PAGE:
2. Take down whiteboard sketches of architectures and the usual “ideation” work therein
  3. Retouch, enhance, and correct photos I take (portraits especially)

I find the tablet’s interface to be as natural as we can get for work in photography.  For example, there’s a big difference (in my mind) in the look of a brush stroke made with a pen vs. made with a mouse.  This guys seems to agree with me about screen size and art.

I can draw something in OneNote quickly, and then go into SketchFlow and redraw the same thing and make it function.

I can retouch a photo using an airbrush that actually almost works like an airbrush.

Yes, I could use an external tablet like a Wacom Bamboo, but it’s so much nicer to see exactly what you’re doing on the screen.  Moreover, you don’t have to carry one more thing around.  I’m sure that anyone who’s seen Microsoft Research’s Project Gustav will agree that more pixels will be better!

As a backup plan, I have one of these Hantech Stylo pens that will work with any PC.  But, it’s probably not quite the same (I have yet to really try it out in earnest).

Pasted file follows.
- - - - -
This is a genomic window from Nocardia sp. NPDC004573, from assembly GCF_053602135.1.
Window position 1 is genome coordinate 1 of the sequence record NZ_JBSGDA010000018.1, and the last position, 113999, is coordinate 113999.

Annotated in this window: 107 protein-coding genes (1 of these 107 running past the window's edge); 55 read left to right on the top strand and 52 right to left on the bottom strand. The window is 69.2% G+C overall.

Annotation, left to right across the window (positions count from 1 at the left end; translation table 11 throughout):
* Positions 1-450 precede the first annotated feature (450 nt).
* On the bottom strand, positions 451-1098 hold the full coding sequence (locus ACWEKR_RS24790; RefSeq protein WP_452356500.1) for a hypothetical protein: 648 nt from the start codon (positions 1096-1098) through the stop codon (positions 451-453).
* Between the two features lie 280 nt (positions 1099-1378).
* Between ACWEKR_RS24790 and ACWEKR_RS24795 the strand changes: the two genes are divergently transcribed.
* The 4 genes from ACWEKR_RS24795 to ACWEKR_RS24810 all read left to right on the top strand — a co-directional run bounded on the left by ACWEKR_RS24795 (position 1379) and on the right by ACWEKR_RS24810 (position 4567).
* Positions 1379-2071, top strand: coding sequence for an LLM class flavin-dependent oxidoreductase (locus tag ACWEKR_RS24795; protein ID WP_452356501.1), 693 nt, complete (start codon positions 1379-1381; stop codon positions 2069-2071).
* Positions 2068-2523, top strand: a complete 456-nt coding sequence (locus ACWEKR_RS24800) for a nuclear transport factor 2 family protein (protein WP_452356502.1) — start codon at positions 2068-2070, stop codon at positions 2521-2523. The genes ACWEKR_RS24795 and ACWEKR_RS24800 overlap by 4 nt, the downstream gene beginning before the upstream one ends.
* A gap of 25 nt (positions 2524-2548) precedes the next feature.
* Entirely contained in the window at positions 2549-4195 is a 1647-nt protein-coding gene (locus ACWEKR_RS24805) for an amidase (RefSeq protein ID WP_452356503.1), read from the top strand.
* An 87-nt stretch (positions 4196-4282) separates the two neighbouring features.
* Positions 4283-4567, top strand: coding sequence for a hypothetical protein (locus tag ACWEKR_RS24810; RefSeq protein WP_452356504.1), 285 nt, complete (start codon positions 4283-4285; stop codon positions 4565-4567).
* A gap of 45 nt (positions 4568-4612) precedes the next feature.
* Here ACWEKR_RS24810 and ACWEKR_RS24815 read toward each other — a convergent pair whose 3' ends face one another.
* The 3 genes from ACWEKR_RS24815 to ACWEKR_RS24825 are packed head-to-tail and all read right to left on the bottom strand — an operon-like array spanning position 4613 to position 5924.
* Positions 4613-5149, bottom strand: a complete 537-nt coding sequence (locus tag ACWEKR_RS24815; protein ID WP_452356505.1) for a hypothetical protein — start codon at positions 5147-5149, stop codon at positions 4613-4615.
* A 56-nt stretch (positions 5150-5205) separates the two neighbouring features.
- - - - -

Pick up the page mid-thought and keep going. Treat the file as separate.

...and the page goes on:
Size is everything, actually

My criteria for picking a Tablet PC has been pretty simple:

Get the one with the highest screen resolution possible!

 

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Long term digital lifestyle vision

26 02 2010

I love it when a plan comes together… or at least, I like to watch someone put a long term plan together and execute it – especially when I am along for the ride. 

I’ve been told that I’m too impatient when it comes to proposing and executing strategic organizational and product movement.  Perhaps that’s true.  Sometimes the wait is internal inertia, sometimes it is for technology to catch up with the science fiction, and sometimes it’s waiting for the market to emerge.

Seeing the market before it emerges is what differentiates revolutionary plans from incremental plans.  While revolutionary plans come together on the backs of incremental gains, those gains are shaped and directed by a vision.

Your digital lifestyle

OK, this is going to sound like an advertisement, but I’m looking at it from a strategic roadmap and product management perspective.  Also, I already have a lot of this stuff lying around, so I’d like to see it work!  Now, onward…